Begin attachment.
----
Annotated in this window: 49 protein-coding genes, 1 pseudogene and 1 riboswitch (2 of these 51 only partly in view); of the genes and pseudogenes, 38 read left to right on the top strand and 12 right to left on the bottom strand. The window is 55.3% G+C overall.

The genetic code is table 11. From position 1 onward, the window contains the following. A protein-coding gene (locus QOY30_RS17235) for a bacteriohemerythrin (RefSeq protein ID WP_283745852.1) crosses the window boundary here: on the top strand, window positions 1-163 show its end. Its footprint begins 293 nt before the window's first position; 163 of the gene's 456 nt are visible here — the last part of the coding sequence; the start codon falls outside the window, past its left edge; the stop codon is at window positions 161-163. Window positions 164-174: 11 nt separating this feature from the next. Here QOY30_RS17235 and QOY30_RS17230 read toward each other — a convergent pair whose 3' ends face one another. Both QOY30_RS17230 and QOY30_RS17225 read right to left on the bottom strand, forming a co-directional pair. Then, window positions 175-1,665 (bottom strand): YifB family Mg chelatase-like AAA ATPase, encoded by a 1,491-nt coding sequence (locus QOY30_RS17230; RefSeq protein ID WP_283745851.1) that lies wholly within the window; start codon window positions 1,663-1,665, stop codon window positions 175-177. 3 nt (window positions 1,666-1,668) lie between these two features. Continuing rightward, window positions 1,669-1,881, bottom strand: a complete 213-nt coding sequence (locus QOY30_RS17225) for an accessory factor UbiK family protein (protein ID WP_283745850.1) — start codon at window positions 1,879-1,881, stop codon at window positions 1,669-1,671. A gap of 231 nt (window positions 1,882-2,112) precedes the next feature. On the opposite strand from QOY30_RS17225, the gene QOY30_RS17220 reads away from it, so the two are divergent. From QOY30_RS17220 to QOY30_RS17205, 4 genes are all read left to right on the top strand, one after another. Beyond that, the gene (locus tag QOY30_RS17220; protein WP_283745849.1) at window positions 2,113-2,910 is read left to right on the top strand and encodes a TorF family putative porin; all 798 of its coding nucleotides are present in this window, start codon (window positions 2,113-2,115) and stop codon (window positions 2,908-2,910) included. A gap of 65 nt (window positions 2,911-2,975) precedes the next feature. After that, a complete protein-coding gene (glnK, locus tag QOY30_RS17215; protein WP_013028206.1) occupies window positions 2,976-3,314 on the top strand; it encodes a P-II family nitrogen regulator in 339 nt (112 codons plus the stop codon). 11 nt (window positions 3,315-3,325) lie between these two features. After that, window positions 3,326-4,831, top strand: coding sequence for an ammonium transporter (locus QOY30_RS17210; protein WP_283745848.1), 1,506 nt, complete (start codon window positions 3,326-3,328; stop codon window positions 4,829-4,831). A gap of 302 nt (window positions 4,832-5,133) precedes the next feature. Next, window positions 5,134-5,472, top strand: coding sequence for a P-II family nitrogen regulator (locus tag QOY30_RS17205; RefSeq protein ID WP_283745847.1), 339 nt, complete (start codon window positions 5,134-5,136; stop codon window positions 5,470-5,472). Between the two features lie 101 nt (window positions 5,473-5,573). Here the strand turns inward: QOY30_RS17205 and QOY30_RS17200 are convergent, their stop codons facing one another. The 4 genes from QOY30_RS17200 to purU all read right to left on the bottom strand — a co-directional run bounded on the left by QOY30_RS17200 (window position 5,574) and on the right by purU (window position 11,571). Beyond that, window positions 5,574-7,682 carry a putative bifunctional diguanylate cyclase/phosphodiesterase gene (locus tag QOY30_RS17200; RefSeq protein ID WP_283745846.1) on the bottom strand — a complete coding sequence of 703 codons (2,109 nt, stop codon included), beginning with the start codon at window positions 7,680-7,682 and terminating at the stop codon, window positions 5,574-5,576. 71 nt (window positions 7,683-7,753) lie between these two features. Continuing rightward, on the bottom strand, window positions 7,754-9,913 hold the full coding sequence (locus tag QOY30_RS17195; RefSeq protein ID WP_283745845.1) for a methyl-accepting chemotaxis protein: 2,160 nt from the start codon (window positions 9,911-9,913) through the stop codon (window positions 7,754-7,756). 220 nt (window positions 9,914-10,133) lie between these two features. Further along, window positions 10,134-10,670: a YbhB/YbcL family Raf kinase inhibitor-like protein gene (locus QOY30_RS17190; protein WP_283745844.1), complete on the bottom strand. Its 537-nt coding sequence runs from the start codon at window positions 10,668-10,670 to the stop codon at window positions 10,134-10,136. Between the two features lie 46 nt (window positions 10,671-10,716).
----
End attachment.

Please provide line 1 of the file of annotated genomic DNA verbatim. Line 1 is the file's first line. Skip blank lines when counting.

Annotated in this window: 49 protein-coding genes, 1 pseudogene and 1 riboswitch (2 of these 51 only partly in view); of the genes and pseudogenes, 38 read left to right on the top strand and 12 right to left on the bottom strand. The window is 55.3% G+C overall.